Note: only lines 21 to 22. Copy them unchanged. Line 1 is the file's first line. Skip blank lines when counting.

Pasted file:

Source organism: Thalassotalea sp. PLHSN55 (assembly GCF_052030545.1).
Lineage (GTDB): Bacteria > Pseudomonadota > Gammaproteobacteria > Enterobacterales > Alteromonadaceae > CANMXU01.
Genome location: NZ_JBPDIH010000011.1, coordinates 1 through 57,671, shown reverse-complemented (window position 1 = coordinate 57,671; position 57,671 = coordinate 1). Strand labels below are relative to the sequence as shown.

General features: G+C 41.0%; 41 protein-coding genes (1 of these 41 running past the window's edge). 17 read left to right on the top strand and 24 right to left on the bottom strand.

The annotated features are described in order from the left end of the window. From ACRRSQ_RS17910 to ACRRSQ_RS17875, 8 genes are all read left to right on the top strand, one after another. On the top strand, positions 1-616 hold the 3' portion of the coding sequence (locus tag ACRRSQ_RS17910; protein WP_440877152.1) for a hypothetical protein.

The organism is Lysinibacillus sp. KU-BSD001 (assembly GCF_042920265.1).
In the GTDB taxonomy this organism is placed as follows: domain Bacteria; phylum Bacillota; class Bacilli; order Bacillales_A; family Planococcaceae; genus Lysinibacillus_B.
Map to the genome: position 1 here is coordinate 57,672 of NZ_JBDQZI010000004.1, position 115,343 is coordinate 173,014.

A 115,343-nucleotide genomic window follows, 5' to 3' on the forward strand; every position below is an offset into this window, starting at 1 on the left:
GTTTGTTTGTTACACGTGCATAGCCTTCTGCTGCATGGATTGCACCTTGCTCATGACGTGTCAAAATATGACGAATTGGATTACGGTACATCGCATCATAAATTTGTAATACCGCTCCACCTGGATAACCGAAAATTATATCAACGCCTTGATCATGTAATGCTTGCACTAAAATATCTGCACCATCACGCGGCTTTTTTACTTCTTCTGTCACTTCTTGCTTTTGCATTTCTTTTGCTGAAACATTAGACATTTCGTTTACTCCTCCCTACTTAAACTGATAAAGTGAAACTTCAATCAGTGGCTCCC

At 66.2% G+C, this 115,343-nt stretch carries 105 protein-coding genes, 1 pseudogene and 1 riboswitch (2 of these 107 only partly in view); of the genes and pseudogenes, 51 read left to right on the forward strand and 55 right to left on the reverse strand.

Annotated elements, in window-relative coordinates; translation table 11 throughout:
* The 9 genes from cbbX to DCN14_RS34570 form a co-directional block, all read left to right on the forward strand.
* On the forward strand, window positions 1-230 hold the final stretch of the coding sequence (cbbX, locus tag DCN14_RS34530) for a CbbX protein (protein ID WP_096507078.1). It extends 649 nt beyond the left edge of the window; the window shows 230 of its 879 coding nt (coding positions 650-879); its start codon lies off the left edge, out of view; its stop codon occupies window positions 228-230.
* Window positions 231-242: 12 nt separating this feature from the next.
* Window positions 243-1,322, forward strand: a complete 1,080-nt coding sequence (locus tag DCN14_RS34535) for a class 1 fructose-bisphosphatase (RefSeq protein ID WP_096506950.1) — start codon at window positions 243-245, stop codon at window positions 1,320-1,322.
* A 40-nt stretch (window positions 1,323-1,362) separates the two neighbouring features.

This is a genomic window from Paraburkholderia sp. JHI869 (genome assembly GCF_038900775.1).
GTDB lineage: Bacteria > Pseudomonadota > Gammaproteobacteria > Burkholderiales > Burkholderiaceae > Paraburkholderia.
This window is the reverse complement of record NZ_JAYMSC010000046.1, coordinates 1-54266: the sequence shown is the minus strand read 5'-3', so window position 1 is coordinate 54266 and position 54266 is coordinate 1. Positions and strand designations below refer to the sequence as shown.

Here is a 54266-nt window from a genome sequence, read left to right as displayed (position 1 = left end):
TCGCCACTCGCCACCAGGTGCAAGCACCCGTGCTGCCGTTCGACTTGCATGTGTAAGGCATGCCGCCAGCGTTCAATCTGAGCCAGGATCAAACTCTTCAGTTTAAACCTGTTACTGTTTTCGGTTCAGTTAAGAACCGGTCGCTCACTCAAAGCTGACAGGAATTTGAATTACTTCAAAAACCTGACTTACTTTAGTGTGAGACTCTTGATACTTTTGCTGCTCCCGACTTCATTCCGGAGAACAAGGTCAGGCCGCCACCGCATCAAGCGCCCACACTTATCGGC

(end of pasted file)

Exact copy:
Here is a 54266-nt window from a genome sequence, read left to right as displayed (position 1 = left end):
TCGCCACTCGCCACCAGGTGCAAGCACCCGTGCTGCCGTTCGACTTGCATGTGTAAGGCATGCCGCCAGCGTTCAATCTGAGCCAGGATCAAACTCTTCAGTTTAAACCTGTTACTGTTTTCGGTTCAGTTAAGAACCGGTCGCTCACTCAAAGCTGACAGGAATTTGAATTACTTCAAAAACCTGACTTACTTTAGTGTGAGACTCTTGATACTTTTGCTGCTCCCGACTTCATTCCGGAGAACAAGGTCAGGCCGCCACCGCATCAAGCGCCCACACTTATCGGC